The Parthenon was one of the most famous monuments of the ancient world. But today its columns are crumbling to dust. Its current state isn’t due to wear and tear from exposure to the elements over the millennia, however. It’s the result of an almost-forgotten 17th century battle.
A modern battle on ancient grounds
In the 17th Century, Poland and Austria allied to retake lands in Europe conquered by the Ottoman Empire after Turk forces attempted to invade and control Venice in 1683. This intrusion into Venice planted the seed for the destruction of the Parthenon.
General Francesco Morosini, a sixty-four year old veteran shamed by the loss of the Venetian colony of Crete to the Ottoman Empire in 1669, led a band of homegrown warriors and mercenaries in an attempt to take back a portion of Greece.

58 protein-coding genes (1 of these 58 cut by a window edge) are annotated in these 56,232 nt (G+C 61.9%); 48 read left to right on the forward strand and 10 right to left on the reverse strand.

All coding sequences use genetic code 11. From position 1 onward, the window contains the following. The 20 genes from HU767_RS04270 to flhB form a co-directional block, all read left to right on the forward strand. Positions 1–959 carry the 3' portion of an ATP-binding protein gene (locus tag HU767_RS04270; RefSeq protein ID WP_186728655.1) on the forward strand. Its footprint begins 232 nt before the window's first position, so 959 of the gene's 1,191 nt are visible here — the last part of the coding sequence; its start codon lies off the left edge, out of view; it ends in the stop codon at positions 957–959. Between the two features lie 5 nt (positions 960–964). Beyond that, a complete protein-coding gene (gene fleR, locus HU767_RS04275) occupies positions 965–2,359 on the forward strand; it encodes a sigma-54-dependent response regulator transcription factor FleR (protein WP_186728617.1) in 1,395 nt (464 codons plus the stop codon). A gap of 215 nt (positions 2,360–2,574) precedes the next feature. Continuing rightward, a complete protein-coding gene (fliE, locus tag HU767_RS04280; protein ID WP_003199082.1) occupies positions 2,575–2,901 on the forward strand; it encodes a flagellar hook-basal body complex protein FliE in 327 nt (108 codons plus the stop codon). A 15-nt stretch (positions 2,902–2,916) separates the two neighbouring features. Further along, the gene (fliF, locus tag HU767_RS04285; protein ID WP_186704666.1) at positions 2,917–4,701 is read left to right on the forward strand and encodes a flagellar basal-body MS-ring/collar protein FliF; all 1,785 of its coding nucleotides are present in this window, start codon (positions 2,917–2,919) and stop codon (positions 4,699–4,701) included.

As the Venetians surrounded the Acropolis, the Turks took shelter on the hill. Strategically, they hid their gunpowder within the Parthenon, believing the Venetian forces would not dare attack the Parthenon due to the historic significance of the building.
This would prove to be a bad strategic choice.
Bombing the Parthenon
Morosini knew of a concentration of Turk forces at the Parthenon, but it is unknown if he knew of the explosives held inside the historic building.
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